Originality/value

The paper contributes to the literature by providing new results about the role of different factors of occupational mobility over the business cycle. This is among the few studies addressing the variation in the occupational mobility of employees from the public and private sectors. Interactions between the position of the employees in the occupational hierarchy and the ownership form of their employers and the economic sectors add to the understanding about the mechanism of occupational mobility over the business cycle stages.

Details

International Journal of Manpower, vol. 35 no. 6
Type: Research Article
ISSN: 0143-7720

Keywords

Book part
Publication date: 31 March 2015

Sonia Pereira, Erik Snel and Margrietha ‘t Hart

To identify the trajectories of occupational mobility among non-EU immigrant workers in Europe and to test empirical data against neoclassical human capital theory that…

Abstract

Purpose

To identify the trajectories of occupational mobility among non-EU immigrant workers in Europe and to test empirical data against neoclassical human capital theory that predicts upward occupational mobility and labor market segmentation theories proposing immigrant confinement to secondary segments.

Methodology/approach

Data from survey and semi-structured interviews (2,859 and 357, respectively) with immigrants from Brazil, Ukraine, and Morocco in the Netherlands, the United Kingdom, Portugal, and Norway. Multinomial regression analysis to test the likelihood of moving downward, upward, or stability and identify explanatory factors, complemented with qualitative evidence.

Findings

We found support for the thesis of segmented labor market theories of limited upward occupational mobility following migration. However, immigrants with longer residence in the destination country have higher chances of upward mobility compared to stability and downward mobility, giving also support for the neoclassical human capital theory. Frail legal status impacts negatively on upward mobility chances and men more often experience upward mobility after migration than women.

Research limitations/implications

Findings reflect the specific situation of immigrants from three origin countries in four destination areas and cannot be taken as representative. In the multinomial regression we cannot distinguish between cohort effects and duration of stay.

Social implications

Education obtained in the destination country is very important for migrants’ upward occupational mobility, bearing important policy implications with regards to migrants’ integration.

Originality/value of paper

Its focus on trajectories of mobility through migration looking at two important transitions: (1) from last occupation in the origin country to first occupation at destination and (2) from first occupation to current occupation and offers a wide cross-country comparison both in terms of origin and destination countries in Europe.

Book part
Publication date: 14 July 2008

Gueorgui Kambourov, Iourii Manovskii and Irina A. Telyukova

We study trends in occupational and geographic mobility of single and married men and women in the United States over the last 40 years. We find that while occupational

Abstract

We study trends in occupational and geographic mobility of single and married men and women in the United States over the last 40 years. We find that while occupational mobility has increased for almost all subgroups of males, most of the increase was accounted for by a sharp increase in the mobility of singles. Similarly, the rates of geographic mobility were virtually identical for single and married workers in the early 1970s, but diverged since then – the increase in the geographic mobility of single men was more pronounced than the increase for married men. We discuss several theories of worker mobility in light of these trends and suggest that the increased labor force attachment of women might have played a prominent role in driving these changes.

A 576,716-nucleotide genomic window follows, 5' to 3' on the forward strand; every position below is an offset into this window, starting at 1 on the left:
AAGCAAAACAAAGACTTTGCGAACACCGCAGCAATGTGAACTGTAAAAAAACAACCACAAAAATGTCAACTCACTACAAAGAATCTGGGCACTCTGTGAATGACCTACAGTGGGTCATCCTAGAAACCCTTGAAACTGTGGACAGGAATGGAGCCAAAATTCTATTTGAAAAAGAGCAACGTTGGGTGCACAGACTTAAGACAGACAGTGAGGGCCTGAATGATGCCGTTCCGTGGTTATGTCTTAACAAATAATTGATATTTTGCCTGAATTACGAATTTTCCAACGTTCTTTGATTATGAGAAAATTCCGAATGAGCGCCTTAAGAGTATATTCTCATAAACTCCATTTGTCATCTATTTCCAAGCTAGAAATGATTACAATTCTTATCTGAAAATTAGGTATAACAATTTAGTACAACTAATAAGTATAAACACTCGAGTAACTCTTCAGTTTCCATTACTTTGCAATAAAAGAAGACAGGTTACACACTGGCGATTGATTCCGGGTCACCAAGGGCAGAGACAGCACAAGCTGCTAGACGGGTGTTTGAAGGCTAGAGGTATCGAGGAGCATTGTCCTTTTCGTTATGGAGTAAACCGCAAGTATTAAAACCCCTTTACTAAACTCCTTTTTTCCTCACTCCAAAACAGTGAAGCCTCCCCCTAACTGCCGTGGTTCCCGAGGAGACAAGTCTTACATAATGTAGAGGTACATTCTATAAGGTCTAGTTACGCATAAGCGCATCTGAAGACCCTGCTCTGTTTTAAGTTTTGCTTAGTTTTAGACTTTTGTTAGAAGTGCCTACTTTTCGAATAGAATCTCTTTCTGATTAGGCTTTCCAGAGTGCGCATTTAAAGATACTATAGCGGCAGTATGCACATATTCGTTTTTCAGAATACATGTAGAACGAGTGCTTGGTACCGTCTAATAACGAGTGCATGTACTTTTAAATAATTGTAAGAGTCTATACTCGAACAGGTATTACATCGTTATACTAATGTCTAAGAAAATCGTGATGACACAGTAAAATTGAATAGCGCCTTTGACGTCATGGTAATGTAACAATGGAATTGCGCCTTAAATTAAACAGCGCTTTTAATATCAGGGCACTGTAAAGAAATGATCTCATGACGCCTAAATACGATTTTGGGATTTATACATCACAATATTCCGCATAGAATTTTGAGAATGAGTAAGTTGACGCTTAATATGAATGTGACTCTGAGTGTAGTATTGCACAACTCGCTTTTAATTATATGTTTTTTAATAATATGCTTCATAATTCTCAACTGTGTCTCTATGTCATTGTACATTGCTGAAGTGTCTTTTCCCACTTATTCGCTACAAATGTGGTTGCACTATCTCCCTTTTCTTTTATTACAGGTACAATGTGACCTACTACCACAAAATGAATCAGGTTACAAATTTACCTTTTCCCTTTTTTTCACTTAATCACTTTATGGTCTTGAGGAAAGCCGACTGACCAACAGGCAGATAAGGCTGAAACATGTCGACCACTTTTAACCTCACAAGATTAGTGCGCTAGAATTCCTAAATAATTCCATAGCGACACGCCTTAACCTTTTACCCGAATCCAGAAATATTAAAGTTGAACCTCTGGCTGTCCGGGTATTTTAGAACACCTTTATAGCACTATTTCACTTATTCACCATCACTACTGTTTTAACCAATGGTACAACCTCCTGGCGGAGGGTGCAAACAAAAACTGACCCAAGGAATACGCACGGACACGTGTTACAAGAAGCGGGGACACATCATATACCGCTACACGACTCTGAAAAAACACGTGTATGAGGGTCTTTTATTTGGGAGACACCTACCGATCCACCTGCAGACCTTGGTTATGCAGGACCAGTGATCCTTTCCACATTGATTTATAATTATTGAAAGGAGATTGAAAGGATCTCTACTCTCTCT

Details

Frontiers of Family Economics
Type: Book
ISBN: 978-1-84950-542-0

Article
Publication date: 26 August 2014

Jaan Masso, Raul Eamets and Pille Mõtsmees

– The purpose of this paper is to investigate the effect of temporary migration on the upward occupational mobility by using a novel database from Estonia.

Abstract

Purpose

The purpose of this paper is to investigate the effect of temporary migration on the upward occupational mobility by using a novel database from Estonia.

Design/methodology/approach

The authors use a unique data set of the online job search portal of Estonia that includes thousands of employees with foreign work experience. The authors study whether the presence of temporary migration in ones working career is associated with upward movement in the occupational ladder, defined either in terms of wages or required human capital.

Findings

The authors did not find any positive effect of temporary migration on upward occupational mobility and in case of females the effect was negative. The results could be related to the short-term nature of migration and the occupational downshifting abroad as well as the functioning of home country labour market.

Research limitations/implications

While the uniqueness of the data set is of value, one needs to acknowledge its weaknesses: the job-seekers work histories are self-reported and the authors do not know what information was left out as undesired by applicant.

Practical implications

The findings imply that the benefits of temporary migration from Eastern to Western Europe on the sending country via the returnees’ labour market performance might be limited, yet it does not exclude the benefits of return migration through other mechanism.

Originality/value

The literature on return migration is not big and there are only a few papers dealing with occupational change or mobility of the return migrants. Compared to earlier studies we have looked at wider set of occupations ranked by different ladders. Using the unique data set the authors have included in the study ca 7,500 return migrants while earlier studies have been based on rather small samples.

Details

International Journal of Manpower, vol. 35 no. 6
Type: Research Article
ISSN: 0143-7720

Keywords

Article
Publication date: 30 September 2014

Antonio Caparrós Ruiz